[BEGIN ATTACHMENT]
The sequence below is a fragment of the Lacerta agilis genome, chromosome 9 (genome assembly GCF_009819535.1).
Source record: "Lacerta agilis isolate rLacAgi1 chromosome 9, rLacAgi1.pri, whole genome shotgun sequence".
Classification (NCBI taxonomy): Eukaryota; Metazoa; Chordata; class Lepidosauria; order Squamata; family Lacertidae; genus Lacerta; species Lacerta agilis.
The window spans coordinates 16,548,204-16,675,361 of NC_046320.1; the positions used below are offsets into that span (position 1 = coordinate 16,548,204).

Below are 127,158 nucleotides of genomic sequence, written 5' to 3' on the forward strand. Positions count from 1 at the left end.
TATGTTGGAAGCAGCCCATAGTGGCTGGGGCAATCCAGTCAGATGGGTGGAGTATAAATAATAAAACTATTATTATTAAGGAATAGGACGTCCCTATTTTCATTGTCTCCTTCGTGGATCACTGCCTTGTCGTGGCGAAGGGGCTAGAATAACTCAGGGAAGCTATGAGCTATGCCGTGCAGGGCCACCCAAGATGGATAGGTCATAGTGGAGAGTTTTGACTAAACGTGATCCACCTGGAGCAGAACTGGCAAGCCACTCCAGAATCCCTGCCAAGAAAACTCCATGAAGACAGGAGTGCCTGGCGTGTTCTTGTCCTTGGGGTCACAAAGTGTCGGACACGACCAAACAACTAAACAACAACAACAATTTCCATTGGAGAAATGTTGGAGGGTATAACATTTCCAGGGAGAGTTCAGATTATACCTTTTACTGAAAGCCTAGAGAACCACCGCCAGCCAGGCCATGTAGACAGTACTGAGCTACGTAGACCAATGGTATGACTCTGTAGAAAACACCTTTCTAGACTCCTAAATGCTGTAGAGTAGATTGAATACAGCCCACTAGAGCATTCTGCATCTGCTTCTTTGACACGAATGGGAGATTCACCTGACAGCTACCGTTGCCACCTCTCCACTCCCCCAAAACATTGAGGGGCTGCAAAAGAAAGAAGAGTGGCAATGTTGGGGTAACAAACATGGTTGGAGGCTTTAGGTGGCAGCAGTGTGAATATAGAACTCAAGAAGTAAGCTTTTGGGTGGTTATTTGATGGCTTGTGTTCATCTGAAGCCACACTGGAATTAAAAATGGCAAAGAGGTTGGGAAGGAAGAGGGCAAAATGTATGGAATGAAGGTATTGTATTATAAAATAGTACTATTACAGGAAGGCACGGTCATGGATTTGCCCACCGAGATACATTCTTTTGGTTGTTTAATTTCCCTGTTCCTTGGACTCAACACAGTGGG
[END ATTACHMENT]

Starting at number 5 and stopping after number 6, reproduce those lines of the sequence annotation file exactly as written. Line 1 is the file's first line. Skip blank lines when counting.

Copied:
Below are 127,158 nucleotides of genomic sequence, written 5' to 3' on the forward strand. Positions count from 1 at the left end.
TATGTTGGAAGCAGCCCATAGTGGCTGGGGCAATCCAGTCAGATGGGTGGAGTATAAATAATAAAACTATTATTATTAAGGAATAGGACGTCCCTATTTTCATTGTCTCCTTCGTGGATCACTGCCTTGTCGTGGCGAAGGGGCTAGAATAACTCAGGGAAGCTATGAGCTATGCCGTGCAGGGCCACCCAAGATGGATAGGTCATAGTGGAGAGTTTTGACTAAACGTGATCCACCTGGAGCAGAACTGGCAAGCCACTCCAGAATCCCTGCCAAGAAAACTCCATGAAGACAGGAGTGCCTGGCGTGTTCTTGTCCTTGGGGTCACAAAGTGTCGGACACGACCAAACAACTAAACAACAACAACAATTTCCATTGGAGAAATGTTGGAGGGTATAACATTTCCAGGGAGAGTTCAGATTATACCTTTTACTGAAAGCCTAGAGAACCACCGCCAGCCAGGCCATGTAGACAGTACTGAGCTACGTAGACCAATGGTATGACTCTGTAGAAAACACCTTTCTAGACTCCTAAATGCTGTAGAGTAGATTGAATACAGCCCACTAGAGCATTCTGCATCTGCTTCTTTGACACGAATGGGAGATTCACCTGACAGCTACCGTTGCCACCTCTCCACTCCCCCAAAACATTGAGGGGCTGCAAAAGAAAGAAGAGTGGCAATGTTGGGGTAACAAACATGGTTGGAGGCTTTAGGTGGCAGCAGTGTGAATATAGAACTCAAGAAGTAAGCTTTTGGGTGGTTATTTGATGGCTTGTGTTCATCTGAAGCCACACTGGAATTAAAAATGGCAAAGAGGTTGGGAAGGAAGAGGGCAAAATGTATGGAATGAAGGTATTGTATTATAAAATAGTACTATTACAGGAAGGCACGGTCATGGATTTGCCCACCGAGATACATTCTTTTGGTTGTTTAATTTCCCTGTTCCTTGGACTCAACACAGTGGG